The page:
Jaundice is a condition where the skin, mucus membranes or eyes turn yellow. The yellow colour comes from bilirubin, a byproduct of old red blood cells. Everyday, some red blood cells in your body die and are replaced by new ones. The liver removes the old blood cells forming bilirubin. The liver helps break down bilirubin so that it can be removed by the body in the stool.
When too much bilirubin builds up in the body, jaundice may result. Jaundice can be a symptom of many health problems. Jaundice is often a sign of a problem with the liver, gallbladder or pancreas. Infections, use of certain drugs, cancer, blood disorders, gallstones, birth defects and a number of other medical conditions can lead to jaundice.
The most common signs of jaundice are: yellowing of the skin, eyes and mucus membrane (the lining of the body's passageways and cavities, such as the mouth and nose); pale-coloured stools (faeces); and dark-coloured urine.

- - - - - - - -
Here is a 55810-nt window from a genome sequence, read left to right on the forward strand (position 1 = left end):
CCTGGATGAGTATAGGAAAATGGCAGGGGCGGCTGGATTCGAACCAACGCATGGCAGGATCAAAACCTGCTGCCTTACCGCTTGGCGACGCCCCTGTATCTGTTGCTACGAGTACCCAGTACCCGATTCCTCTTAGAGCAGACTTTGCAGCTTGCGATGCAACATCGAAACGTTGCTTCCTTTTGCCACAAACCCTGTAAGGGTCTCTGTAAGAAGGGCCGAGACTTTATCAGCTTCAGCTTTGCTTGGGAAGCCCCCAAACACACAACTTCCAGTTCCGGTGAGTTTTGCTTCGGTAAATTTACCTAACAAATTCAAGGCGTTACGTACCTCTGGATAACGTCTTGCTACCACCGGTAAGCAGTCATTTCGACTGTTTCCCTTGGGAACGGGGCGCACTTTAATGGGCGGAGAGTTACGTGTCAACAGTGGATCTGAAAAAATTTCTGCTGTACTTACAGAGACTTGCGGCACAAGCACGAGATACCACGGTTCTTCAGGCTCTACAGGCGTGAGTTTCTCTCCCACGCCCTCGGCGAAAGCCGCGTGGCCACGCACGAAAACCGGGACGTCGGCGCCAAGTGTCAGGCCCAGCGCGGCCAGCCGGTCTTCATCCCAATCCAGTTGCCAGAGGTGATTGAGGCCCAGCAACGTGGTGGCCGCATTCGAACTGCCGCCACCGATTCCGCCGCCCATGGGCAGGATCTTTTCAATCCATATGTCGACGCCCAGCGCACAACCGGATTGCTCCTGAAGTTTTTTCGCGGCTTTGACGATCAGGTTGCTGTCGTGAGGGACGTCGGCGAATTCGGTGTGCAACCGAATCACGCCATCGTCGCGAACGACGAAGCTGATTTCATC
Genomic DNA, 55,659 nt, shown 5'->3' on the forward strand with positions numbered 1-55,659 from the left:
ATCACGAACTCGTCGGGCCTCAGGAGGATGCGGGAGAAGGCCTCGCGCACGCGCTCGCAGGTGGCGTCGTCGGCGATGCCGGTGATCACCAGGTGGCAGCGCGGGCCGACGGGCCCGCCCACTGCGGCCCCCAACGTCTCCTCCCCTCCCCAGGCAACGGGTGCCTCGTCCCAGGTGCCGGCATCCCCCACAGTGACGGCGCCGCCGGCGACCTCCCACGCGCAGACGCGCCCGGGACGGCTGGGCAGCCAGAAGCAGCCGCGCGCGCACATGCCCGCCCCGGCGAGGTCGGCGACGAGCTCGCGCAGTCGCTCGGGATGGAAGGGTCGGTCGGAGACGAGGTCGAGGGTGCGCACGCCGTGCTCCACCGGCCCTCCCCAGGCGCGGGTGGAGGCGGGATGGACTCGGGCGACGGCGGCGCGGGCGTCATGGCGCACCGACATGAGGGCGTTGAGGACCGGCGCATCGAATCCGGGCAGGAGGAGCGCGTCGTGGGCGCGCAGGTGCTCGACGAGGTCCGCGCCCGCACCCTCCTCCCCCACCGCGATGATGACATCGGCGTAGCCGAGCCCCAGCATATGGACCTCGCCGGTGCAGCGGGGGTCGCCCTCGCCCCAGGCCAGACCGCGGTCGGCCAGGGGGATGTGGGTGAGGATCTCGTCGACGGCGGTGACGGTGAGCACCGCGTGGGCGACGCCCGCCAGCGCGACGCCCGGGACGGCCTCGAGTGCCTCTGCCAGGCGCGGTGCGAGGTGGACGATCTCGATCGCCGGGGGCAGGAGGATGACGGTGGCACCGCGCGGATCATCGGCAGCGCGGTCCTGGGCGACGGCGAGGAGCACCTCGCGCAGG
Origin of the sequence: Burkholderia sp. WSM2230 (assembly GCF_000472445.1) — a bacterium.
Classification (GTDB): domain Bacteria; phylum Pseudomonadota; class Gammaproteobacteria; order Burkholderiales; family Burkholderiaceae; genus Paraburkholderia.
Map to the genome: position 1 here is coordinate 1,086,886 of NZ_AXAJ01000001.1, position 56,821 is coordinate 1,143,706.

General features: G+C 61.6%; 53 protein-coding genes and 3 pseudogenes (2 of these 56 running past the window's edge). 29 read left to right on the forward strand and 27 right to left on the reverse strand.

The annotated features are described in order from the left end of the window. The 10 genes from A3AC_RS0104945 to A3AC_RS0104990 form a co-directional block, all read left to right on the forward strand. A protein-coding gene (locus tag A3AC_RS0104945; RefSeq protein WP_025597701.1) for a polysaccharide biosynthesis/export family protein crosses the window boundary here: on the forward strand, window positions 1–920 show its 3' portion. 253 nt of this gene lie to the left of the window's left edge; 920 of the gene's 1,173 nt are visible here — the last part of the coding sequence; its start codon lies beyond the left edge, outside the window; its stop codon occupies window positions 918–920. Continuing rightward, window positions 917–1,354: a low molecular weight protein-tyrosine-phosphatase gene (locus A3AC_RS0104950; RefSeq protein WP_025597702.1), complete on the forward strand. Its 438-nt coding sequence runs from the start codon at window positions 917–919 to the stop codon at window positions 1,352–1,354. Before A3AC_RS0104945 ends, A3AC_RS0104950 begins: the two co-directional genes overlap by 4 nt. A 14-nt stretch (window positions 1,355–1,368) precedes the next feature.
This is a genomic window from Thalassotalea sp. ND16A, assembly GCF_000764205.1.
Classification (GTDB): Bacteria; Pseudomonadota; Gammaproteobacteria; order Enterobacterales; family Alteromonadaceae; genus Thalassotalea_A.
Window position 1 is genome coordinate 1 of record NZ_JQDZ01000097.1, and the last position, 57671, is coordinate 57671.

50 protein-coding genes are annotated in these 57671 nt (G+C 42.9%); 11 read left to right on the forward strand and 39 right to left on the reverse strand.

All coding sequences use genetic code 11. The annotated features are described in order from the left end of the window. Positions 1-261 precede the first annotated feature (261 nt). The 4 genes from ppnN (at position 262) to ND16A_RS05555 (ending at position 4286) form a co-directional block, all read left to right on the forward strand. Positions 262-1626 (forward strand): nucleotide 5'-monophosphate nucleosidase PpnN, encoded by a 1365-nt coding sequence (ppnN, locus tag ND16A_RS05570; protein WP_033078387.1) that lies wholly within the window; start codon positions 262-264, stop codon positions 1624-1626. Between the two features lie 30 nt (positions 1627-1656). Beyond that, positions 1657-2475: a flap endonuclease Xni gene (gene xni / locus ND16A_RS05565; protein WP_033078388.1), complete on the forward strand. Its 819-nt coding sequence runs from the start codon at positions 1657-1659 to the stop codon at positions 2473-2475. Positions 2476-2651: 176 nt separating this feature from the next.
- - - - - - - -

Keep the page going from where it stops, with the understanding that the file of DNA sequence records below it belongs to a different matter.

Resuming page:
Newborn Jaundice: Newborn babies are often born with the symptoms of jaundice. At a very young age, the various systems the body uses to remove bilirubin from the body aren't fully developed. Newborn jaundice tends to not be a cause for concern. It usually resolves within two weeks without treatment.
Always seek immediate medical advice if you develop the above signs of jaundice. They are an important warning sign that something is wrong with the normal processes of your body. Speak to your doctor as soon as possible.